Printer Friendly Heralds Web Multimedia Age.

Just a year ago, you were unlikely to have heard of (, but it has since become a household word, at least among wired households.'s rapid ascent to fame and fortune started last summer with its IPO, which had the greatest first-day price run-up in U.S. market history. Starting at an offering price of $18/share, it rose to a high of $74, and closed at $62.75, creating in one day a billion dollar company--heady numbers for a company that in 1998 had only $22.4 million in revenues, with a $16.4 million loss. It was an astonishing, attention-getting performance, even in the crazed world of Internet stocks.'s next big event was last winter's highly publicized Victoria's Secret Web fashion show (whose ad was perhaps the most memorable part of the Super Bowl). The show drew 1.5 million viewers--a record for a Web event. The good news: more nationwide attention for; the down side: all the oglers jammed its network, to its great embarrass ment. The biggest numbers, however, came in April, when Yahoo! announced that it would buy for 5.7 billion in stock. Like the IPO run-up, this breathtaking price reflected's promise as a technical and market innovator, rather than its actual financial achievements.


Unless you are a follower of Web multimedia, you'll probably wonder what all the fuss is about. In its own domain, is the top dog--the largest aggregator of audio and video content on the Web. It Webcasts thousands of radio and TV programs, sports events, press conferences, news programs, music CDs, audiobooks, videos, and concerts. These are delivered in real time and on demand, and all for free. (You will need a sound card, speakers, and a media player. The most popular player is RealNetwork's RealPlayer. Download it for free at Despite all this, the Age of Internet Multimedia, as rolled out by, is not yet upon us. does some things, such as radio Webcasts or company announcements, quite well. Other things, including most video events, leave very much to be desired. But the future is coming fast, and for now at least, is its agent. Mark Cuban, a software entrepreneur, and Todd Wagner, an attorney, started the company in 1995. It w as originally named AudioNet, and its first programs were audio Webcasts of radio sports events, Since then, (the new name was adopted in 1998) has steadily expanded and diversified its audio and video programming. It receives over a million visitors daily.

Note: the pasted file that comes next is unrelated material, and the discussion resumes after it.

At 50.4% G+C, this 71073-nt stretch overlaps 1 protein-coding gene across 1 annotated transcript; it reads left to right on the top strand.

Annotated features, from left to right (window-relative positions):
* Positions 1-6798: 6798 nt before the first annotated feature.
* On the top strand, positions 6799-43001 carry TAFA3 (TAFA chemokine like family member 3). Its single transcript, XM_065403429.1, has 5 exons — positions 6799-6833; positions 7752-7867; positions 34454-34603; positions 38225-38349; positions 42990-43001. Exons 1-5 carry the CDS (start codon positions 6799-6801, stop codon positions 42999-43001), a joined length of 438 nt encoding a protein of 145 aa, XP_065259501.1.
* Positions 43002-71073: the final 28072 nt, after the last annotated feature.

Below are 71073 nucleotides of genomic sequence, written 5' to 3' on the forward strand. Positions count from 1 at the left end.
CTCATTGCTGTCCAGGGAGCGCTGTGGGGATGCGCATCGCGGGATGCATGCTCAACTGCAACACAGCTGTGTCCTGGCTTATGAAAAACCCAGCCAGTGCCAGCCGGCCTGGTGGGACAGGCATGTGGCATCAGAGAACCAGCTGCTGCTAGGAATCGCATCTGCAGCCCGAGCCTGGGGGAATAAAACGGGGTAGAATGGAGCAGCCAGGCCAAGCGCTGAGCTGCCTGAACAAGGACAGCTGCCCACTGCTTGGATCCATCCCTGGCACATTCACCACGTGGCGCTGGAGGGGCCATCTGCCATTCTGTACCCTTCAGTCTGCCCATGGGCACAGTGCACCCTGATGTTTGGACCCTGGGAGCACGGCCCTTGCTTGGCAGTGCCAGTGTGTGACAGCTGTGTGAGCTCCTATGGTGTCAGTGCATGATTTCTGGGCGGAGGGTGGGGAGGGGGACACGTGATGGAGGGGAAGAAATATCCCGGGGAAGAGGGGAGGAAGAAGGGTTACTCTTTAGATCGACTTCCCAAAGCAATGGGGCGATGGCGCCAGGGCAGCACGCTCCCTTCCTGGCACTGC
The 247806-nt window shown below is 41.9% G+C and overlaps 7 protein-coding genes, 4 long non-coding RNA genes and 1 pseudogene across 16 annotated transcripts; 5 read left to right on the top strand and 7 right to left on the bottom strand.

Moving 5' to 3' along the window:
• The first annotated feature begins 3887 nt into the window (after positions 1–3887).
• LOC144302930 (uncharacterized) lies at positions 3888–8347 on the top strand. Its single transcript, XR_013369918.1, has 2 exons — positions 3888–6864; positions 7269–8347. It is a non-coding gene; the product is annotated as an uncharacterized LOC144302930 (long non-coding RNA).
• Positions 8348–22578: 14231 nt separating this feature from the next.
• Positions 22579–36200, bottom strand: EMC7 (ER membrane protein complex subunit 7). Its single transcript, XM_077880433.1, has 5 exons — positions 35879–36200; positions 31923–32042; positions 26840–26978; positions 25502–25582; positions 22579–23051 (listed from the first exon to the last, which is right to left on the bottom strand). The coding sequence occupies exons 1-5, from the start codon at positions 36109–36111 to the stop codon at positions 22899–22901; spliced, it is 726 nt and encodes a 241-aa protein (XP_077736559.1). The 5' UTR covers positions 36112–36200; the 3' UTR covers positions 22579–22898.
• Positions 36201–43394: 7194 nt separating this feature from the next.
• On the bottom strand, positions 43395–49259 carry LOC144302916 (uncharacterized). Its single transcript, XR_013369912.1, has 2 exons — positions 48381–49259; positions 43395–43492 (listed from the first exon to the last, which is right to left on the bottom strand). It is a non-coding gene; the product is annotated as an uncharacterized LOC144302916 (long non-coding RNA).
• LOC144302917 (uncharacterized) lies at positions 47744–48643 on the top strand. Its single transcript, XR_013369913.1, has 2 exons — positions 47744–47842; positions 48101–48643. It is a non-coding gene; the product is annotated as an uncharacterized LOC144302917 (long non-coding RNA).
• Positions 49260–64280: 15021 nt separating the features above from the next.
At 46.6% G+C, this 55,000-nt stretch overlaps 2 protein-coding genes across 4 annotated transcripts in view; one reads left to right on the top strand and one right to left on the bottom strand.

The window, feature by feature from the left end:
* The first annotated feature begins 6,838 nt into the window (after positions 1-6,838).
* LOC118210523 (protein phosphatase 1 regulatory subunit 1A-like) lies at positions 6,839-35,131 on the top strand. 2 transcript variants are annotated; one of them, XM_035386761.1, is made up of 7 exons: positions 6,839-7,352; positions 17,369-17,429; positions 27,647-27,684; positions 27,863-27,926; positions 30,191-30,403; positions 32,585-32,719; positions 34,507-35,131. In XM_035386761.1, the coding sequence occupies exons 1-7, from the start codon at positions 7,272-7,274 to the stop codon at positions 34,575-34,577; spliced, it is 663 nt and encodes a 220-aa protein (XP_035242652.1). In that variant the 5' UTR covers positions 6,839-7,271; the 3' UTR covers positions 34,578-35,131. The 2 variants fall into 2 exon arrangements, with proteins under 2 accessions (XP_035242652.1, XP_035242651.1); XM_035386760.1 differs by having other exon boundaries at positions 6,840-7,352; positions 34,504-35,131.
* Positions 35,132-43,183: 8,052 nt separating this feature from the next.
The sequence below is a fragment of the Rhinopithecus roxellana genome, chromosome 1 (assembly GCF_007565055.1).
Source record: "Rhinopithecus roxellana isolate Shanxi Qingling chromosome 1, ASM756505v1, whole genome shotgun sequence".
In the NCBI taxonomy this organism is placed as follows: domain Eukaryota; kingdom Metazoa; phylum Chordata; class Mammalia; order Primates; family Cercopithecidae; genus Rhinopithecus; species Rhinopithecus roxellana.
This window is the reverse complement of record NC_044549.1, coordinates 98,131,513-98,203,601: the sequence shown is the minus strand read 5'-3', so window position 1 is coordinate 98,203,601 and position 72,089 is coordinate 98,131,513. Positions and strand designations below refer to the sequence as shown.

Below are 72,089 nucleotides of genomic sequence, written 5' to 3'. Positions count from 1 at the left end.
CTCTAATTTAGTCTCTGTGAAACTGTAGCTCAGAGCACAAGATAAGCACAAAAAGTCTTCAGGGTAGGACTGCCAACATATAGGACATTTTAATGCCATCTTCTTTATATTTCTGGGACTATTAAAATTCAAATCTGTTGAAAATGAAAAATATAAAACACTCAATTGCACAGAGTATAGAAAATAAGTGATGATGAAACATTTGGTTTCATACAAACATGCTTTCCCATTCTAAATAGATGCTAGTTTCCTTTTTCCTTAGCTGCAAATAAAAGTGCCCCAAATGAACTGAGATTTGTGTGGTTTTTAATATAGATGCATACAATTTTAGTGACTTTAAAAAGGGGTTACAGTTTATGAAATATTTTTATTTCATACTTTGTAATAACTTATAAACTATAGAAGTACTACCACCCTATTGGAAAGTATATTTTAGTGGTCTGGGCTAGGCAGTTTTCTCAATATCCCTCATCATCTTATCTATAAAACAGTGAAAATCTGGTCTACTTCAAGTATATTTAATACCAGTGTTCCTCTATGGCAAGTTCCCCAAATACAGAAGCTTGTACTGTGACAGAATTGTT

RADIO WORKS ON THE WEB's first medium, commercial radio programming, continues to be its largest and most content-rich format. It Webcasts programming from over 400 stations in the U.S. and abroad. A few are large networks, such as the BBC World Broadcasts, but the large majority are local U.S. stations. The entire range of radio programming is represented: sports, talk, news, and every kind of music. Some stations Webcast their entire schedule, but the majority provide selected shows or events. There is a mixture of live and archived content. Archived programming typically includes news and sports shows of continuing interest.'s audio Webcasts are often quite satisfactory from the listener's perspective because audio can be handled fairly well by present Web technology. As with other Web content, quality depends primarily upon the user's connection and equipment. Dedicated lines and Pentiums with lots of memory will usually provide reasonably good sound. Programs delivered by modem to weaker equipment will often crack and break up. Radio Webcasts are particularly popular in the white-collar workplace, in part because high bandwidth lines provide good sound quality.